Standards and Specifications-A Primer

Standards and Specifications-A Primer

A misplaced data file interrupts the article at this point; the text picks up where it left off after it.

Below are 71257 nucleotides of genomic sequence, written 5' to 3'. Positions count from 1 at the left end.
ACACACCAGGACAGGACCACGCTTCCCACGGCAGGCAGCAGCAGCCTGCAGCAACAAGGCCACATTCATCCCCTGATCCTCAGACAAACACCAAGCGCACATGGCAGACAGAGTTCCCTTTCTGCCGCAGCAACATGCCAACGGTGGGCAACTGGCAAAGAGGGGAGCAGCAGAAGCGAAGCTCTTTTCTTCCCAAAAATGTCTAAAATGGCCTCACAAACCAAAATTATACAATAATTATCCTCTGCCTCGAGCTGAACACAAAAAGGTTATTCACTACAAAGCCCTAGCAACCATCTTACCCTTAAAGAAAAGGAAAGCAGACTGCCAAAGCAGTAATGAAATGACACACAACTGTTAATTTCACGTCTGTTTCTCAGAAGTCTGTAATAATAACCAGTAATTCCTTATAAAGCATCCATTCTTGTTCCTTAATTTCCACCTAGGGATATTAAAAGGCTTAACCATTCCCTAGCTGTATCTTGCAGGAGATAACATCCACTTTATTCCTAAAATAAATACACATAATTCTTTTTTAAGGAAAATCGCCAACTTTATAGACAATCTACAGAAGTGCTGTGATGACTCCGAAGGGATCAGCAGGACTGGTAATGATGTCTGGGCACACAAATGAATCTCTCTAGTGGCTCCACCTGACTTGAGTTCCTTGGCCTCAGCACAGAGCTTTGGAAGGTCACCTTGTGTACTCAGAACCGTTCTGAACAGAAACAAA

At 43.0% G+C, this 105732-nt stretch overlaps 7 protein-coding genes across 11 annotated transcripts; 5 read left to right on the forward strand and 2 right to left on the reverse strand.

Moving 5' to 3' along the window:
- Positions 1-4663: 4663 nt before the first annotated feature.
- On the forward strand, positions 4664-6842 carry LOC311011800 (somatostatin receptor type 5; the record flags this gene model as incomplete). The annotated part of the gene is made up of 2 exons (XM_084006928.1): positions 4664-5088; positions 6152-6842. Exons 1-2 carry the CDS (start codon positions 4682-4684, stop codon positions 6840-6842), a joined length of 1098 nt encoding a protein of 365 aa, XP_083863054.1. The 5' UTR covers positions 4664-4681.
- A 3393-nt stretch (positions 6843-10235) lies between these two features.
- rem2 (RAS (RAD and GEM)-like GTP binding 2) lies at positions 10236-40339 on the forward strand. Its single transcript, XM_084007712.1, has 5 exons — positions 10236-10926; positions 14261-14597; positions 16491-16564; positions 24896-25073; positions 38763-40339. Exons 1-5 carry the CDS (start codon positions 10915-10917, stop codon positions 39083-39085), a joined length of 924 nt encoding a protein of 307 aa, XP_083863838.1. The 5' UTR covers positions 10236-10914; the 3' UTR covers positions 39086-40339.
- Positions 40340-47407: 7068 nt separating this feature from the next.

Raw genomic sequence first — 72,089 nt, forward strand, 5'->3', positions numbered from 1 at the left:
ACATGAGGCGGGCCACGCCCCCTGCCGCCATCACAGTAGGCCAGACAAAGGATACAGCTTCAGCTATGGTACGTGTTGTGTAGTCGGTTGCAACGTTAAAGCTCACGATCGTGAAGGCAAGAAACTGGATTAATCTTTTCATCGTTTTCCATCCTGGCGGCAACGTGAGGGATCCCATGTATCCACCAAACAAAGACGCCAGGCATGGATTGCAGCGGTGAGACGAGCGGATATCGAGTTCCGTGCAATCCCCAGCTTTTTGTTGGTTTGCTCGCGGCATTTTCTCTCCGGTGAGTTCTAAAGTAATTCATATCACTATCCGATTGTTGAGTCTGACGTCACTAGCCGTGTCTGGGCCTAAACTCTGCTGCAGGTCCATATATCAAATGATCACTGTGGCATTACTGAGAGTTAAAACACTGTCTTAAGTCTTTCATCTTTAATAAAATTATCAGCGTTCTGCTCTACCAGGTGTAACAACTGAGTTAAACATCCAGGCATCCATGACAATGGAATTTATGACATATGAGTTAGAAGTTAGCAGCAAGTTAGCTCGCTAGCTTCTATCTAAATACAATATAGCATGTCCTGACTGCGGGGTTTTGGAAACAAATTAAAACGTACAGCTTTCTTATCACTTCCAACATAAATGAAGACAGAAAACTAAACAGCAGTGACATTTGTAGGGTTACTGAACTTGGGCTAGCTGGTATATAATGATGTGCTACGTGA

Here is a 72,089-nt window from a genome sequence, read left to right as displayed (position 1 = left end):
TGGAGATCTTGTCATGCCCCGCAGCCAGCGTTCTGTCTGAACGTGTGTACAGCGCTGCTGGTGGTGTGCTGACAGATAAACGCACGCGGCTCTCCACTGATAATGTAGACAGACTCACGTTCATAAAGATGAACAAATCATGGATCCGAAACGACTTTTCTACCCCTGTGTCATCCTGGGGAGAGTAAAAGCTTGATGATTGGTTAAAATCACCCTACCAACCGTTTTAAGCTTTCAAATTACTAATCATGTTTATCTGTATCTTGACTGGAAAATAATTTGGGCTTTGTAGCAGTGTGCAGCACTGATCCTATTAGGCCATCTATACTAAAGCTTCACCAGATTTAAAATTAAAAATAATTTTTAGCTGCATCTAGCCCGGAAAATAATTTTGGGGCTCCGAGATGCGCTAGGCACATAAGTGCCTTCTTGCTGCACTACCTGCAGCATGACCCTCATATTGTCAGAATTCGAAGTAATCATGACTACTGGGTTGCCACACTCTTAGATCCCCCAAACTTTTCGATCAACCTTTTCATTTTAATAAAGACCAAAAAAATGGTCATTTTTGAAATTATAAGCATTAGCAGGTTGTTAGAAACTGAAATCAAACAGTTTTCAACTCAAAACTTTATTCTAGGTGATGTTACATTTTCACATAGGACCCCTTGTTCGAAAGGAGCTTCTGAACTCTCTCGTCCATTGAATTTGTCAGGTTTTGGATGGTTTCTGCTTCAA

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  Standards and Specifications - A Primer    What are Standards and Specifications?  Over and over, people creating computer based resources (especially for learning) have suffered as technology evolves and their resources become obsolete - think HyperCard, the Doomsday project etc. Determined that this should not happen again, various interested parties have been working to define a set of 'standards' aimed at facilitating the reuse of learning materials at all levels. Various groupings have developed, but by far the most important is IMS (Instructional Management Specification) Global Learning Consortium. Indeed IMS are so central to the development of educational technology standards that their name has become a byword for the whole field. Who is Involved?  IMS is a body set up by a number of parties within Government, Education, and the Commercial Sector. Although based in the US, their membership is worldwide, with the UK being especially well represented - with 15/54 members at present. CETIS (the Centre for Educational Technology Interoperability Standards) are funded by JISC and represent UK higher Education within IMS. Other UK members include: BECTA, UfI, , Learning & Teaching Scotland and UKeU. Corporate members include Microsoft, Sun, Blackboard, and Fretwell Downing etc. Why the Interest at this point in time?  The IMS Group had one of their regular meetings in Sheffield recently (September 2002). As part of this, a couple of days of public events were planned - and these provided an ideal opportunity for disseminating the current 'state of play' to the practitioner community. In addition, the work done by IMS in the last 18 months is finally beginning to reach a level of maturity where it starts to affect the way people work - more and more you will find people using words and phases like 'Interoperability', and 'IMS Compliant etc'. The JISC has funded two major initiatives over the last 6 months: •   X4L - Exchange for Learning - repurposing existing JISC-funded content for re-use. •   FAIR - Facilitating Access to Institutional Resources - allowing deposit and disclosure of institutional resources. These projects are just starting out now. Why are they called Specifications?   Although we often talk about 'standards', it is important to remember that IMS does not produce standards, only specifications. The difference between a standard and a specification is that a standard will have some sort of quality assurance associated with it - possibly in conjunction with an accreditation program. The following diagram demonstrates the process which occurs to take create a standard from a specification.    As you can see, IMS draws on the user community, technology developments and research areas to define and formulate specifications. This is done within working groups. Specifications go through private and public phases and work quickly. Once a specification has been released as a final version, it will start to be used by the user community and specific agencies such as ADL (The Advanced Distributed Learning Network - who start the process of actually using the specifications - providing feedback to IMS for future development, and creating reference implementations that others can work with. Presently, the most widely used of these is SCORM (the Scalable Content Object Reference Model) which seeks to combine the MetaData and Content Packaging specifications with the specific aim of facilitating reuse of learning objects between Learning Management Systems (LMS) such as BlackBoard and WebCT. ADL are currently formulating an accreditation program for SCORM so that LMS vendors can certify that their product is SCORM compliant. A specification only becomes a Standard when one of the approved certification authorities, such as ISO, BSI, IEEE etc. get involved. Obviously, in this fast evolving market we are a long way from stable standards yet. What aspects of Learning Technology are covered?  IMS is at present working on a number of specifications that are at various different stages of completion. Almost every aspect of the educational process is covered - and inevitably, the simpler and more useful specifications (metadata and content packaging) have been finished first. The Metadata and Content Packaging specifications are now sufficiently stable to be used in earnest and these specifications have been/are being used by LearnDirect, BECTa, NLN etc. to create content repositories and describe resources. Most of the other specifications are some way behind, but progress is being made. SPECIFICATION   VERSION   COMMENT MetaData 1.2.1 MetaData effectively means data about data and this specification defines standard ways of describing learning resources and content - this includes conventions for describing educational level, usage restrictions etc. Content Packaging 1.1.2 The Content Packaging specification seeks to provide a standard way of organizing educational content. By providing standards on packaging content (along with metadata describing it) resources can be taken out of one system and easily placed into another. Enterprise 1.1 This specification covers the management of learning systems and provides for management of learners and interchange of data between for  example certification authorities, learner management systems and college MIS's. Learner Information Packaging 1.0 This specification attempts to standardise the way information about a learner is stored. Question and Test Interoperability 1.2 This specification seeks to allow the interoperability of questions and tests between different assessment engines. This specification now supports Question Banks, Random Tests, Multimedia, Selection and Ordering, Scoring, Reporting and Multiple Output Formats (e.g. PDF and web). Simple Sequencing Soon to be 1.0 Sequencing refers to the aggregation of learning content and the specification of routes through that material. The specification supports score roll up, flow choice, adaptive learning, and works by extending content packaging information. Digital Repositories 1.0 by end of 2002 Based on z39.50 and supporting search, retrieval and updating of repositories. Learning Design  Approved for Public Draft Defines roles and participants, resources, and, importantly, the Instructional Design approach, again integrating through Content Packaging. Reusable Competencies 0.01 Imminent This specification defines a skill record for a learner.  Accessibility 1.0 Public draft of Guidelines The accessibility specification is being developed to manage appropriate access to resources through the use of assistive technologies such as screen readers and text to speech engines. The accessibility specification is being extended to support user preferences as described above. What is the Ultimate Vision?  The ultimate aim for these specifications is that the whole area of providing education to learners through electronic delivery works seamlessly. In particular, these efforts seek to ensure that: •   Content created for one system can be re-used in another (cf effort spent formatting content for BlackBoard or WebCT delivery). This is effectively horizontal integration. •   Content created for one syllabus can be used in another (how different is physics, mechanics, engineering etc.) •   Smart content can exist - allowing an LMS to specify initial parameters for a simulation or question choice for an assessment. •   Information produced by one system can be used by another (scores generated by a CAA system fed into an LMS, and from there to the college MIS, or even the government records office). This is Vertical Integration of Systems. What are the Barriers?  The view that educational technology standards can provide an answer to all our  problems is utopian. A number of barriers stand in the way: •   Creating this utopian vision of true absolute interoperability will involve enormous investment from all quarters. And with the technologies evolving all the time, there will be inevitable problems over what is considered the stable state - 'why standardize on this simple model when we can now do this'. Standards will inevitably become the lowest common denominator. •   It is unrealistic to expect perfect adoption of standards across international boundaries - educational philosophies, as well as the infrastructures which support them are sufficiently different between (for example) the US and the UK that a single solution simply will not work. Local standardisation is a much more likely outcome. •   In the short term at least, such massive investment will seem like overkill to many small and independent producers. This is especially true in the small business market where there are established trusted partnerships of content providers and clients. •   There is a danger that if we go too far too fast, then academics will rebel - and reject the standards as being constrictive rather than enabling. One specific area of tension is Learning Design - where there is an attempt to model pedagogic styles and standardise lesson plans - many teachers would argue that standardisation at this level is nonsense. •   Lack of accreditation. Those who are trying to use these specifications and standards in the real world are getting increasingly frustrated by the lack of proper accreditation and conformance authorities - more and more, vendors are saying that they are SCORM compliant or IMS compliant when they are plainly not (you can't ever be compliant with an IMS specification, and SCORM accreditation is not set up yet). •   One of the most significant barriers to all of this is commercial pressure. For a company with an established commercial product (e.g. an LMS) there is very little to be gained from changing your product to make it easier for a client to drop it in favour of a competitor. For instance, whilst some LMS vendors might claim to be compliant with standards, they will try and enhance the extras such that moving to another LMS would result in a significant loss of user experience. Indeed one of the significant by-products of this is that there'll be lots of open source tools and reference implementing created as by-products. What are the Drivers?  There are a number of significant drivers for change: •    All new public money spent on commissioning courseware will specify adherence to standards at some level - so non-compliant systems will be frozen out, quickly. This will be evident first in schools and colleges where central provision of LMS systems is common. Universities will also evolve this way as strategic planning sees standards compliant systems as a route to efficiency. Other factors include increased overlap with the FE sector, award conditions from bodies such as JISC, and a need for interoperability with external resources. Although based in the US, the UK is a powerful force in IMS - providing almost a third of all members. There is also high-level commitment both from the education sector (JISC, UfI, UkeU, NHSu) and government - see the e-GIF (e-Government Interoperability Framework). •   Many commercial suppliers have seen standards as providing a potential commercial advantage and have decided to become involved so that they can actually drive the standards process - can studios (based in Sheffield) and Giunti Interactive Labs (based in Genoa) are two examples of  particularly active companies. Involvement in IMS (as contributing members) is being seen as a quality criteria by those involved in choosing LMS systems. (cf talk by Fred Beshears, University of Berkeley at Sheffield.) •   Legislation on accessibility which will require all course materials to be made available in a variety of formats and will ensure that maximum flexibility is built into any course. Accessibility demands interoperability and reuse. What Next?  Now that MetaData and Content Packaging are mature specifications, focus within the community has moved on to tackling some of the more complex issues - specifically: •   sequencing (allowing the content to contain information about course pre-requisites, suggested routes through materials etc.), •   learning design (thinking about specific pedagogies and how they can be supported - this would start to enable interoperability for discussion forums I think) •   enterprise (to allow integration of disparate systems) •   accessibility/learner information profiles (enhancing the user experience) and •   assessment - (how to share questions and tests between CAA systems). Question and Test Interoperability  On the face of it, the QTI specification seems to be all things to all men - it is split into two sections - basically covering Questions (ASI Selection and Ordering) and Results (Results Reporting). To date, no one has really done much work on the Results Reporting aspect of the specification, more work has been done with the  ASI Selection and Ordering: ASI stands for Assessment, Section, Item - such that a question is an item, a group of questions a section and a whole test an assessment. Absolutely at the bottom of the pile is QTI Lite, which is a basic implementation of just question types and the simplest marking possible to allow exchange of questions between systems. - Many individuals and vendors have implemented QTI Lite. SCORM (currently at v1.2) plans to incorporate the QTI specification into its v1.4 release, due out in late 2003.  ASI Selection and Ordering covers many aspects of test (assessment) design - including various ways in which questions can be chosen - e.g. all, all except, random x from y, always selected, chosen by topic, conditional selection, and repetition allowed/precluded. In addition, item order can be controlled along various lines - fixed, random, random within a group, etc. Items have to contain information not just about the question - question type, all choices, but also about how to mark it and how it should be rendered (displayed), including alternative rendering arrangements for accessibility purposes. A wide range of item types are supported - MCQ, t/f, multiple response, hotspots, fill in blank, slider, drag and drop, order, match etc. but there is no inbuilt support for randomization of variables, steps, and other complex behaviours. This type of functionality would have to be implemented as extensions to the core specification - possibly with inclusion in the specification at a later date. Some more sophisticated marking schemes aren't yet supported by the QTI specification. The CETIS AssessmentSIG meets up 4-5 times a year to discuss the issues surrounding QTI. Within the group there is a direct link to the QTI specification through Steve Ley (UCLES) and a number of active developers keen to share experiences, and solutions. There is a mailing list at: qti-